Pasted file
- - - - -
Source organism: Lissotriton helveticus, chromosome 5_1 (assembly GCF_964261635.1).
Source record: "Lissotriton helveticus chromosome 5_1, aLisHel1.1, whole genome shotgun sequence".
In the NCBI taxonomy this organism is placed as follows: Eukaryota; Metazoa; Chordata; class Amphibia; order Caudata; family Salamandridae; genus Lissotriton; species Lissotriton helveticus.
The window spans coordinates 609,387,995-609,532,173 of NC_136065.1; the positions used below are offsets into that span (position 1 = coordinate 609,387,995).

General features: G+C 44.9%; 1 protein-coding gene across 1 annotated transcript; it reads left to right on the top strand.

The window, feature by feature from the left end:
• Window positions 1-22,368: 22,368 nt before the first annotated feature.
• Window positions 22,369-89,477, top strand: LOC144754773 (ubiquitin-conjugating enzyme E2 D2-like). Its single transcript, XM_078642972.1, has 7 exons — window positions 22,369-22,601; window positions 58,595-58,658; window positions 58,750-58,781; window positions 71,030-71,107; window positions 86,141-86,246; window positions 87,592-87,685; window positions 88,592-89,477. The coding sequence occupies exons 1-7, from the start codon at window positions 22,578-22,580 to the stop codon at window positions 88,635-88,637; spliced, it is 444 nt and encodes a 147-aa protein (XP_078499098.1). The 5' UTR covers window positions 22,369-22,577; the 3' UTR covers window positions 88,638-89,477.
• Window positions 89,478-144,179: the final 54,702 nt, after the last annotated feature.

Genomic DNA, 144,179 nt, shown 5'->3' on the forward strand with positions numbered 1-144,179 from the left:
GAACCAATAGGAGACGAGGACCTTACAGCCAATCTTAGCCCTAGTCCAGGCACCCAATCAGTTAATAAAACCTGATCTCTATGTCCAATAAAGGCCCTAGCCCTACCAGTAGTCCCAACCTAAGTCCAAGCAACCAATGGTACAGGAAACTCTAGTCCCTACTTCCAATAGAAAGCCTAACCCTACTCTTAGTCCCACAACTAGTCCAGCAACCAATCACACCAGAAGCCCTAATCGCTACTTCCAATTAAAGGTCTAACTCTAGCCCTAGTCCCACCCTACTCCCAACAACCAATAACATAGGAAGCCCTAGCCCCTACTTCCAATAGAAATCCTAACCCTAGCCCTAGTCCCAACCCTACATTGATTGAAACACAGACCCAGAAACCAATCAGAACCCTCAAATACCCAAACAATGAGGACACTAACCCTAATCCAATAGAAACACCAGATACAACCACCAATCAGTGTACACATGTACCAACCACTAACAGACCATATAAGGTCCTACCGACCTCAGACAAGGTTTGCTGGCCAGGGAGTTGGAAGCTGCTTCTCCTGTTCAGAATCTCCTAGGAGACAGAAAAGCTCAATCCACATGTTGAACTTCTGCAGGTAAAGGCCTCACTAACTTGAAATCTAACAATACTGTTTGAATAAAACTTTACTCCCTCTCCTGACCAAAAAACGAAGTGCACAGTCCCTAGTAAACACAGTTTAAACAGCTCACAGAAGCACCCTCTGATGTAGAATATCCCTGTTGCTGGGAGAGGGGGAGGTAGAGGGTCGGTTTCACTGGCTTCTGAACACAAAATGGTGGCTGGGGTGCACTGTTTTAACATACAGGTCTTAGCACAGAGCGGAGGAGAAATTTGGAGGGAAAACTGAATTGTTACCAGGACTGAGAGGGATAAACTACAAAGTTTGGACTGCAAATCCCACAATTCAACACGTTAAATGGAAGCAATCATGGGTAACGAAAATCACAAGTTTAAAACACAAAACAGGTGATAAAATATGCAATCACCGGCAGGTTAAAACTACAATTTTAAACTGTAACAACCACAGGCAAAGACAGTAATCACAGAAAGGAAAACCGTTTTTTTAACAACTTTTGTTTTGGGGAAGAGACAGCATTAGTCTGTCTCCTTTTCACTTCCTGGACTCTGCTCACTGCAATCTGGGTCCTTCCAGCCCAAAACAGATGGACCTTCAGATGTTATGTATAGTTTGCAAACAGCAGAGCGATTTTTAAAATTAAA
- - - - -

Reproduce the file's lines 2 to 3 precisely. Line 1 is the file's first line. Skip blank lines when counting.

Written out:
Source record: "Lissotriton helveticus chromosome 5_1, aLisHel1.1, whole genome shotgun sequence".
In the NCBI taxonomy this organism is placed as follows: Eukaryota; Metazoa; Chordata; class Amphibia; order Caudata; family Salamandridae; genus Lissotriton; species Lissotriton helveticus.